Courageous Giving

Courageous Giving

From Chicken Soup for the Soul Celebrating People Who Make a Difference

Courageous Giving

We are obligated to be more scrupulous in fulfilling the commandment of charity than any other positive commandment because charity is the sign of a righteous man.

Maimonides, Mishneh Torah

Keith Taylor had never forgotten his parents’ lessons in generosity, evident in tithing to their church and helping others. Nor had he forgotten the helping hand his boss had given him in his youth. Keith knew he wanted to help others, but on a university professor’s salary, he thought he’d never have the money to spare. Then he changed the way he thought. He decided to live on less to set aside $350 a month. Next, on a simple, homemade website that he called, Keith offered a one-time gift to whoever needed it.

Even without any advertising or publicity, a few people found his site. One young man wrote to him, asking for $78 to fix his car so that he could get to work and pay his rent. This small, unexpected-but-necessary expense stood between the man’s self-sufficiency and disaster. Keith paid the car-repair bill, and it made all the difference in that young man’s life.

Keith had launched on March 21, 2002. On May 1 of that year, he received request number 100 from a working couple with five children in Baltimore, Maryland. Madeline and her husband had been shocked to get a huge water bill from the city in December 2001. They discovered a leaking pipe under the house and had it fixed, then paid down the bill the best they could for months. But by April there just wasn’t enough to feed a family of seven, pay all the bills, and pay extra on that debt. The city was about to auction this family’s home to collect the balance of the water bill, which was $310.09. For a $310.09 utility bill, this family was about to become homeless.

The auction was set for Monday morning, and on Friday the balance in the bank account was $36 short of what was needed to help this family. On his way to the post office, Keith prayed for a miracle to save the family’s home. A miracle was waiting in the mail. The letter from a teacher explained that she had heard about the Modest Needs Foundation and told her students about it. The class had chosen to give up lunchtime ice cream for one day to help somebody else. The teacher had made a small donation herself and asked the school to send a check.

“The enclosed check was for forty dollars exactly—just a few dollars more than was necessary to pay off the city of Baltimore,” Taylor recalls. “At eleven fifty-one PM on Sunday, May twelfth, two thousand two—nine minutes before the final deadline—the auction of this family’s home was stopped, thanks to the generosity of these children and the power of their ice-cream-sandwich blockade.”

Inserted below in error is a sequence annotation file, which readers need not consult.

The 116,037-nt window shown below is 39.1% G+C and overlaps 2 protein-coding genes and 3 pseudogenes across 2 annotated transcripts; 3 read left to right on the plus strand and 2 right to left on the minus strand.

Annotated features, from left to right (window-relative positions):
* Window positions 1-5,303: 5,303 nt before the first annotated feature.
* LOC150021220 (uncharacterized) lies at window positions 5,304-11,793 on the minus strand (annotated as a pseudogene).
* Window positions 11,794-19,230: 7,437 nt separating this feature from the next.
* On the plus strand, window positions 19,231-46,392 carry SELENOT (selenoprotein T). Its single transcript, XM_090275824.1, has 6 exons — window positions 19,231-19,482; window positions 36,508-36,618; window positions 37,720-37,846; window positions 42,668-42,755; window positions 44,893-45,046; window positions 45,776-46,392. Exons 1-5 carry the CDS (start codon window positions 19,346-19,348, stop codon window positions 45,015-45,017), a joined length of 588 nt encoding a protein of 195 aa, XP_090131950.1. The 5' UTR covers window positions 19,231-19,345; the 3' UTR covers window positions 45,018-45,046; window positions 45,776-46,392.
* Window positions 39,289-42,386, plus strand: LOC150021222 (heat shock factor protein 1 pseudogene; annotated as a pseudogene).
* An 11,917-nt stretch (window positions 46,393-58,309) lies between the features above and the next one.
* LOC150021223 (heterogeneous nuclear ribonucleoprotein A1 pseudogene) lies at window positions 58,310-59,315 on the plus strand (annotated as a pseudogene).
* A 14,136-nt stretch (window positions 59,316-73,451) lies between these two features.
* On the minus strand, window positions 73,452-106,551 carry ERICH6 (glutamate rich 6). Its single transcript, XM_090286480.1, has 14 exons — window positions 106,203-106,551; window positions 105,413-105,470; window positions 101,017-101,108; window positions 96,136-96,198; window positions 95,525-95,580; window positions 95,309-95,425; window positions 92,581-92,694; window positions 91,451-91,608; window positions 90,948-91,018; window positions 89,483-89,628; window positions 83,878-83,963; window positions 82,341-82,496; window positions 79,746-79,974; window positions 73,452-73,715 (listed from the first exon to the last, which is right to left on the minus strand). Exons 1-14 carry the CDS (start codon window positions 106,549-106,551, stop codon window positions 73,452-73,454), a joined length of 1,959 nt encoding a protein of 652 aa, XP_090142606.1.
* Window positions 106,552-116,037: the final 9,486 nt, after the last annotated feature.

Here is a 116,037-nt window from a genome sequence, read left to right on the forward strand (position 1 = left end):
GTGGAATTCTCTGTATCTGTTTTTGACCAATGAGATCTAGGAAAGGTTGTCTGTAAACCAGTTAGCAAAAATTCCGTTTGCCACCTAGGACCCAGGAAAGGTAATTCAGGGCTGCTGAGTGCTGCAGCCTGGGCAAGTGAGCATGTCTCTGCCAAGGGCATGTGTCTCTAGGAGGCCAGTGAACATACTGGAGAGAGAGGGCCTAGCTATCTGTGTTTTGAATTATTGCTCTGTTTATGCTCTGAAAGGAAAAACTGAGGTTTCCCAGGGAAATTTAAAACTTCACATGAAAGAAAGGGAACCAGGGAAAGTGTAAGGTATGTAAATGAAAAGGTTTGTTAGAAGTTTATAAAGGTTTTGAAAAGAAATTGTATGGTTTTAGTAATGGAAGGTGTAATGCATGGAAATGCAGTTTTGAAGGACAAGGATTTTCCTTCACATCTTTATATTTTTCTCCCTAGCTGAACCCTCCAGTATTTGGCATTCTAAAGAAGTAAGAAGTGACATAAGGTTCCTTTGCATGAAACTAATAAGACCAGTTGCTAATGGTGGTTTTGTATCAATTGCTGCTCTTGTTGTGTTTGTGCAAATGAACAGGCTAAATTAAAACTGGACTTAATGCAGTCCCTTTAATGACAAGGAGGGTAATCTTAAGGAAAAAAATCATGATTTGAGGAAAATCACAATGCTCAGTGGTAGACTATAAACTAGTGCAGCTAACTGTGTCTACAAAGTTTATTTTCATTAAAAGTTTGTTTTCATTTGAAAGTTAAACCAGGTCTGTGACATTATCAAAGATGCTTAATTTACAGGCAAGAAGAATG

As people heard about, or found it on the website, word spread—and the good news reached the media. Keith was interviewed by newspapers and magazines, including People and Reader’s Digest, and appeared on radio and television shows, including Today and The Early Show. Thousands began to visit Keith’s site and to write to him. But they weren’t all writing to ask for help; they were writing to offer help. They wanted to know where to send money to help others.

In March 2004, Keith literally stumbled across Jessica, a homeless twenty-year-old in New York City. She had a tin cup, which he accidentally knocked over, and a sign that read, “Homeless five more days. Still hungry. Help if you can.”

Jessica had applied for a program that provided food and shelter for homeless women who demonstrated a commitment to self-sufficiency by seeking work. When she got a job, the program would help her get a home. She was accepted into the program and would have a place to stay after only five more nights on the freezing streets.

Keith searched the city until he found a clean, safe hotel that would provide a room with breakfast for five days at half price. Then he went back for Jessica. She couldn’t believe that anyone would give her a place to stay, expecting nothing in return. “I explained, very simply, that we wanted to help her because we wanted her to know how much she was worth to all of us,” Keith said.

Jessica was still crying when Keith left her in that hotel room. “Wait.” Wiping her eyes, she took Keith’s hand and emptied her tin cup into it. Closing his hand around the change, she looked up into his face and smiled. “Request number thirty-six thousand, three hundred sixty-eight ‘Mom of Two Needs Help with Rent,’ was funded in part by two dollars and sixty-eight cents in change donated to the Modest Needs Foundation by a person who didn’t have a permanent residence, but who, thanks to this community’s generosity, isn’t quite homeless in the way that she was before,” Keith said.

How much does it take to change a life? To the person who needs it, $100 is a lot of money—yet twenty of us giving only $5 each have the power to help keep that person self-sufficient. The Modest Needs Foundation’s motto is “Small Change. A World of Difference.” Today, millions of people have visited the site. How many more can we help with the small fortune that’s on our dressers, in our coat pockets, or spread in the bottoms of our purses? It takes less than we have.

As his father told him when Keith first shared his plan to give part of his income away to strangers, “If you do this, you will never want for anything the rest of your life.” Dad was right.

James Robert Daniels

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